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Motivational interviewing to explore culturally and linguistically diverse people's comorbidity medication self-efficacy

Williams,A, Manias,E, Cross,W and Crawford,K 2015, Motivational interviewing to explore culturally and linguistically diverse people's comorbidity medication self-efficacy, Journal of Clinical Nursing, vol. 24, no. 9-10, pp. 1269-1279, doi: 10.1111/jocn.12700.

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Title Motivational interviewing to explore culturally and linguistically diverse people's comorbidity medication self-efficacy
Author(s) Williams,A
Manias,EORCID iD for Manias,E orcid.org/0000-0002-3747-0087
Cross,W
Crawford,K
Journal name Journal of Clinical Nursing
Volume number 24
Issue number 9-10
Start page 1269
End page 1279
Publisher Wiley
Publication date 2015-05
ISSN 0962-1067
1365-2702
Keyword(s) Cardiovascular disease
Chronic kidney disease
Comorbidities
Culturally and linguistically diverse groups
Diabetes
Medication
Motivational interviewing
Nursing
Self-efficacy
Self-management
Summary Aims and objectives: To examine the perceptions of a group of culturally and linguistically diverse participants with the comorbidities of diabetes, chronic kidney disease and cardiovascular disease to determine factors that influence their medication self-efficacy through the use of motivational interviewing. Background: These comorbidities are a global public health problem and their self-management is more difficult for culturally and linguistically diverse populations living in English-speaking communities. Few interventions have been tested in culturally and linguistically diverse people to improve their medication self-efficacy. Design: A series of motivational interviewing telephone calls were conducted in the intervention arm of a randomised controlled trial using interpreter services. Methods: Patients with these comorbidities aged ≥18 years of age whose preference it was to speak Greek, Italian or Vietnamese were recruited from nephrology outpatient clinics of two Australian metropolitan hospitals in 2009. Results: The average age of the 26 participants was 73·5 years. The fortnightly calls averaged 9·5 minutes. Thematic analysis revealed three core themes which were attitudes towards medication, having to take medication and impediments to chronic illness medication self-efficacy. A lack of knowledge about medications impeded confidence necessary for optimal disease self-management. Participants had limited access to resources to help them understand their medications. Conclusion: This work has highlighted communication gaps and barriers affecting medication self-efficacy in this group. Culturally sensitive interventions are required to ensure people of culturally and linguistically diverse backgrounds have the appropriate skills to self-manage their complex medical conditions. Relevance to clinical practice: Helping people to take their medications as prescribed is a key role for nurses to serve and protect the well-being of our increasingly multicultural communities. The use of interpreters in motivational interviewing requires careful planning and adequate resources for optimal outcomes.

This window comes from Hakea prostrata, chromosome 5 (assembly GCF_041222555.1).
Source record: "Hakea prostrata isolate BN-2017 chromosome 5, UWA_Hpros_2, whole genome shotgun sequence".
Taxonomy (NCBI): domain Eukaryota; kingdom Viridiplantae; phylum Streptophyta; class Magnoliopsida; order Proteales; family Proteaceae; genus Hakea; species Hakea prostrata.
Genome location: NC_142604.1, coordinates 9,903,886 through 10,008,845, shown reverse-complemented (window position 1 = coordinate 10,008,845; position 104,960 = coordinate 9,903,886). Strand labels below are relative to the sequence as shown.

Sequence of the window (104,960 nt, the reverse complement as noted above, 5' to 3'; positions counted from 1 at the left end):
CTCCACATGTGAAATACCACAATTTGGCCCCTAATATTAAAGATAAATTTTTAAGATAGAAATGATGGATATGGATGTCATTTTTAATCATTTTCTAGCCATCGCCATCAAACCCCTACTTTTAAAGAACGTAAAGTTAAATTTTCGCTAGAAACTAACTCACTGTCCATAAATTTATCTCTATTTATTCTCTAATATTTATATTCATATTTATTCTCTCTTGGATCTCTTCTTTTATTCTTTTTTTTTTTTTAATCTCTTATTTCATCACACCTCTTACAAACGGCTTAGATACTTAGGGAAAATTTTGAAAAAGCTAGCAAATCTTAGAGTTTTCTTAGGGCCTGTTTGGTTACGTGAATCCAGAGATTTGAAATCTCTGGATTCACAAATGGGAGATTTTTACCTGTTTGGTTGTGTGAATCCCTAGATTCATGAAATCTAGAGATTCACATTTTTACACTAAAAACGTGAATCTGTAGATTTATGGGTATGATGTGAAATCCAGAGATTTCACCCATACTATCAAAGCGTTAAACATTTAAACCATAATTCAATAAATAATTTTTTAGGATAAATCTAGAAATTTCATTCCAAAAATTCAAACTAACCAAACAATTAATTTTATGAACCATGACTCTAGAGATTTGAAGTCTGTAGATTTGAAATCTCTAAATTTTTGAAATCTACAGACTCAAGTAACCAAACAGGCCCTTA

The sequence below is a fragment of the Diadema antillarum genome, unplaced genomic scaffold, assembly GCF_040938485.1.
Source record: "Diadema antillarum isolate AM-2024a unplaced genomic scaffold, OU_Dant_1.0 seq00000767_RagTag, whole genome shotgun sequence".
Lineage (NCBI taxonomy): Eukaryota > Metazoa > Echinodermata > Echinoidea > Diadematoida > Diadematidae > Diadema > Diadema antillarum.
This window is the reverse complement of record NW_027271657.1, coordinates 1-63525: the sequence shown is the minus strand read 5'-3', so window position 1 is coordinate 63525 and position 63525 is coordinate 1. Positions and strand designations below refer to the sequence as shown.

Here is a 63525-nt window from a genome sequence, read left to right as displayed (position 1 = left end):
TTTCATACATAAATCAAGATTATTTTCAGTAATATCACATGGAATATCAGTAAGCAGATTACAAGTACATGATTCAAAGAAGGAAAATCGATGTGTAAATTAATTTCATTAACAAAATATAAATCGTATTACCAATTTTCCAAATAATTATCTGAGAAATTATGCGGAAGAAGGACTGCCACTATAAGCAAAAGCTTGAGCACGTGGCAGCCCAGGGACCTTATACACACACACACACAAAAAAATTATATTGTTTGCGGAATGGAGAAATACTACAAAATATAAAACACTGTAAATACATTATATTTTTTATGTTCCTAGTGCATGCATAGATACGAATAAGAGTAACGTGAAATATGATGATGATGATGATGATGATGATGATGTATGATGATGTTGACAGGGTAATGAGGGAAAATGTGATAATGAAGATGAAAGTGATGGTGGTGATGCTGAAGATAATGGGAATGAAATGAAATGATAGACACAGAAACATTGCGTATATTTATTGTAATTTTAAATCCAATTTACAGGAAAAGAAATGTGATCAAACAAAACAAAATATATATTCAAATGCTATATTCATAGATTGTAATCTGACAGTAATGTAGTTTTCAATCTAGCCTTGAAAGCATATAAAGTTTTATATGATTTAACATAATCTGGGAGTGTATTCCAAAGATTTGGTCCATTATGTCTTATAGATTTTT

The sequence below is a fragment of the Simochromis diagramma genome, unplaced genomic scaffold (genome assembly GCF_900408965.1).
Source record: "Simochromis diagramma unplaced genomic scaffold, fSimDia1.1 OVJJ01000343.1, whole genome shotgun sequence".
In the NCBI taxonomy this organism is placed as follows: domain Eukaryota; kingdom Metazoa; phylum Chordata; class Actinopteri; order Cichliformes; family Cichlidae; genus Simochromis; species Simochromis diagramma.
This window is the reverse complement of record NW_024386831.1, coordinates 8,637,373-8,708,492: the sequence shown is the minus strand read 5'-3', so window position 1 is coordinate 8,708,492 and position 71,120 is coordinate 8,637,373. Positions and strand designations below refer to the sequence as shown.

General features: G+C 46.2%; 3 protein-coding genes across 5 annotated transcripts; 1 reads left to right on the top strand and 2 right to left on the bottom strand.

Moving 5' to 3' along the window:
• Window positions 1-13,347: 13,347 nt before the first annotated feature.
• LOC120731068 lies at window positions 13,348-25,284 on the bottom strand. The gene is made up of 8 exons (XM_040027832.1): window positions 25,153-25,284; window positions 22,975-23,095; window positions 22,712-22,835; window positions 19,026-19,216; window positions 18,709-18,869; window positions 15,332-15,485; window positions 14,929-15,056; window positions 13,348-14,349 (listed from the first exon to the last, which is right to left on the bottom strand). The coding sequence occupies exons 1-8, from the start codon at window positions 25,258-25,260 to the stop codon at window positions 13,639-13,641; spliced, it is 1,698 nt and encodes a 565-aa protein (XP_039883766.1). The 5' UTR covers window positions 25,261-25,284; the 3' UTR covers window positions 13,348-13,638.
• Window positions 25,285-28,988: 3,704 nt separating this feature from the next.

Language eng
DOI 10.1111/jocn.12700
Field of Research 111099 Nursing not elsewhere classified
Socio Economic Objective 920210 Nursing
HERDC Research category C1.1 Refereed article in a scholarly journal
ERA Research output type C Journal article
Copyright notice ©2015, Wiley
Persistent URL http://hdl.handle.net/10536/DRO/DU:30073213

Document type: Journal Article
Collection: School of Nursing and Midwifery
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